Is Amtrak’s big Rail Passengers Association point bonus worth the cost?

Jan 10, 2021

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We’re likely to see a big push to help fund and expand Amtrak over the next few years. President-elect Joe Biden has been a fan of the national rail for many decades, and even plans to ride a train to his inauguration, and incoming transportation secretary Pete Buttigieg is expected to support Amtrak investments as well.

There’s already a lot to be excited about on the Amtrak front — the rail line’s new-and-improved Acela train is expected to launch later this year, and track and tunnel improvements will hopefully be funded soon.

Boosting your Amtrak Guest Rewards balance presents a bit of a challenge, though. Amtrak Guest Rewards was once an instant transfer partner of Chase Ultimate Rewards, but now points are much harder to come by. Generally, the easiest option is to take advantage of a credit card welcome bonus, but a new offer that popped into my inbox seemed worth a look, as well.

Screenshot courtesy of Amtrak.

As the email subject line exclaims, “Imagine where you can go with up to 15,000 points.” Amtrak had my attention — 15,000 points could buy me several post-pandemic trips home to my family in the Philadelphia area. I was intrigued.

My excitement quickly evaporated as I continued to read on, but, given how difficult it can be to earn Amtrak points, I decided to still dig in and do some math.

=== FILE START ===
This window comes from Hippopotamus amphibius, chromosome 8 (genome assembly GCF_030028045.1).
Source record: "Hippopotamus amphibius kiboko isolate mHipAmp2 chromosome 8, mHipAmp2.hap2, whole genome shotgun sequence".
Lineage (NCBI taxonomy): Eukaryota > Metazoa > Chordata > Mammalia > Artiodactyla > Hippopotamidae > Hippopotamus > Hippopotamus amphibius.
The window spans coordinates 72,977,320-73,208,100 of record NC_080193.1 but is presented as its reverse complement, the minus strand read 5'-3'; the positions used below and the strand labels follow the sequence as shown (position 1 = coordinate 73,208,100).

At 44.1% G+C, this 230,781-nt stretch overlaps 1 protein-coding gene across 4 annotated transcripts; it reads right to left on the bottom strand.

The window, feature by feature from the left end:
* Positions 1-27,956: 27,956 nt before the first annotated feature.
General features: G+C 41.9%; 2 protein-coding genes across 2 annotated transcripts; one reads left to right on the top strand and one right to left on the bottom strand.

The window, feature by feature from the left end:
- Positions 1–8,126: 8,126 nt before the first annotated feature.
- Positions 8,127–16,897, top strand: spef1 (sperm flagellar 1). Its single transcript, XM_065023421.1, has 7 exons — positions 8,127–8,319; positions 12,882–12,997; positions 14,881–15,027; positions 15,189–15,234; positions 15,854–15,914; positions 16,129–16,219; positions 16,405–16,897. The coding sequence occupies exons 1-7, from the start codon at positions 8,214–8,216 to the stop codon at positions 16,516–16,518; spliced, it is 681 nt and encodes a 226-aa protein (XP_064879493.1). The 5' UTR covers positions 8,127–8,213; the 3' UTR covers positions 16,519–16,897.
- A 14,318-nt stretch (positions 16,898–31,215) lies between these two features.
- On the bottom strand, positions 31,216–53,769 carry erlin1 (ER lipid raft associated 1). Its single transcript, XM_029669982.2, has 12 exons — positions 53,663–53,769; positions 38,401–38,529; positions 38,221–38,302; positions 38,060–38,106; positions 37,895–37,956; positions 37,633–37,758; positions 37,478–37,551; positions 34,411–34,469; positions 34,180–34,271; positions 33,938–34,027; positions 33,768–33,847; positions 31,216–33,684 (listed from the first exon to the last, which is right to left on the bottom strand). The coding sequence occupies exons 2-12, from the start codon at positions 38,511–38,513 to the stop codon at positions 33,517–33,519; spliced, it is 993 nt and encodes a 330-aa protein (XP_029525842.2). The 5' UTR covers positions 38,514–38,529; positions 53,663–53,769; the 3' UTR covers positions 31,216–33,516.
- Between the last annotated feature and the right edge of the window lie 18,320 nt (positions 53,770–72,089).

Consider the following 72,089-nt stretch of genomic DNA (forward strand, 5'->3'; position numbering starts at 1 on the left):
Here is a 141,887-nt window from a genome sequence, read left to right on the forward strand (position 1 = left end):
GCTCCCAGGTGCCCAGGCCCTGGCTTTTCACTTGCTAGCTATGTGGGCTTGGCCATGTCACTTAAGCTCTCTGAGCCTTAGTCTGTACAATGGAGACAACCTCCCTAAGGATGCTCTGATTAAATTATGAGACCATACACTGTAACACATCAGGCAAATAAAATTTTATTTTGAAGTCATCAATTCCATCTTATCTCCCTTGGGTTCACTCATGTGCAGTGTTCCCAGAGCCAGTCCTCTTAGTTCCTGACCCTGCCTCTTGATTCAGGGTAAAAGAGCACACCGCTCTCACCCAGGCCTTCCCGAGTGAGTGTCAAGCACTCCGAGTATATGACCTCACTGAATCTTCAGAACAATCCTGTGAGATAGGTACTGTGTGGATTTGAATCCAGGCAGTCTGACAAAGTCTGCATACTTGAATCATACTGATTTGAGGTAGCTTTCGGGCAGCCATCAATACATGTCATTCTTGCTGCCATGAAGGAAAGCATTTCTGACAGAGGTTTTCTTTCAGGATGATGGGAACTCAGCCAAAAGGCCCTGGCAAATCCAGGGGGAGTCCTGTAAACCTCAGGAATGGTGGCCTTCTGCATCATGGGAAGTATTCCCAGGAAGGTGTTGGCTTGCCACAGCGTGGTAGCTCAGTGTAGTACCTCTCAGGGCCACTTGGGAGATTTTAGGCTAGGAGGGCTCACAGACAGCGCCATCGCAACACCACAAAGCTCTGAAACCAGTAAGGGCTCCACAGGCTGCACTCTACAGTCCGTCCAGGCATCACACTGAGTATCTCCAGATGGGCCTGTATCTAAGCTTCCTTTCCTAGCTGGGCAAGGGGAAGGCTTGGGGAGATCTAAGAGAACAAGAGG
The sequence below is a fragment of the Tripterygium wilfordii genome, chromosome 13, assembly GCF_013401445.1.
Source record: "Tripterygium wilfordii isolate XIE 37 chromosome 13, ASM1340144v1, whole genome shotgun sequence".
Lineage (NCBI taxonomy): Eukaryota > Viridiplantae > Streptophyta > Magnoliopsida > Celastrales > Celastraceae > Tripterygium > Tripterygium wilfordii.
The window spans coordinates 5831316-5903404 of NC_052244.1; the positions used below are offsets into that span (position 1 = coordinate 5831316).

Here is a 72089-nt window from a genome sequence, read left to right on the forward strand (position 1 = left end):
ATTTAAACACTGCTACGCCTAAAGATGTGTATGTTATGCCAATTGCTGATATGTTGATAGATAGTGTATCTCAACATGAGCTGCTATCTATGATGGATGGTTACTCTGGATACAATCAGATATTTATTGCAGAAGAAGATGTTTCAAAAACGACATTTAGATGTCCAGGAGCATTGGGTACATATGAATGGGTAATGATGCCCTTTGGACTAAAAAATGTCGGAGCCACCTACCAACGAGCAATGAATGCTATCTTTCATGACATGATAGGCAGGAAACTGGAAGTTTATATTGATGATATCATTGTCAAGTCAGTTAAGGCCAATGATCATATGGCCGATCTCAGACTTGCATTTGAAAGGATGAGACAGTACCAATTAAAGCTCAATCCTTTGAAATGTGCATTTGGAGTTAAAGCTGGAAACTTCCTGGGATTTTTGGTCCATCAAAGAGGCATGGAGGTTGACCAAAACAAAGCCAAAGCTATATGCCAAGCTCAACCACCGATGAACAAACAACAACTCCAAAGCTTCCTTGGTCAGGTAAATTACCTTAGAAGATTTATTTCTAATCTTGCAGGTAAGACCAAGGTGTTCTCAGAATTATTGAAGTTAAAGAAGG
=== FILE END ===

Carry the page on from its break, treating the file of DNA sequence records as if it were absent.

Ultimately, the Silver Rail Society option offers the best return, at $1,000 for 7,000 points — a “cost” of 14.3 cents apiece, compared with 16.67 cents for the “PLUS” option. You’ll need to sign up by Jan. 31, 2021, in order to earn the bonus points.

Screenshot courtesy of Rail Passengers Association.

Depending on your route, date, train type and time of travel, Amtrak points can really go a long way. You can travel nonstop from New York to Boston tomorrow for just 2,414 points, for example.

Screenshot courtesy of Amtrak.

Cash fares are currently $68 for the same train, offering a redemption value of just over 2.8 cents per point. That’s far less than what you’ll “pay” for points as part of this promotion, though.

Screenshot courtesy of Amtrak.

Ultimately, the annual fee serves as a donation to the Rail Passengers Association, which aims to help expand Amtrak to create an expanded national rail network, represented by the map below.

Screenshot courtesy of Rail Passengers Association.

Membership also includes a 10% discount on most Amtrak fares, and discounts with a handful of other travel services and brands, including up to 25% off eligible car rentals with Avis.

Screenshot courtesy of Rail Passengers Association.

Rail Passengers Association is a 501(c)(3) non-profit organization, so your membership fee is tax-deductible. Points will be taxed at 2.5 cents each, however — if you max out the promotion, your $2,500 fee will effectively be deductible, minus the $375 points value.

If you aren’t interested in making a donation to the Rail Passengers Association, this option doesn’t make a whole lot of sense, even with the various discounts thrown in. Instead, you might want to consider boosting your balance with an Amtrak credit card, such as the Amtrak Guest Rewards World Mastercard, which can earn you up to 20,000 points after spending $1,000 in the first 90 days.

As a final option, you could choose to purchase points — currently, 15,000 points will run you $565.50, or about 4.38 cents apiece. You’re unlikely to find a redemption that makes that option ever worth considering, however.

Featured photo by Chris Dong/The Points Guy.

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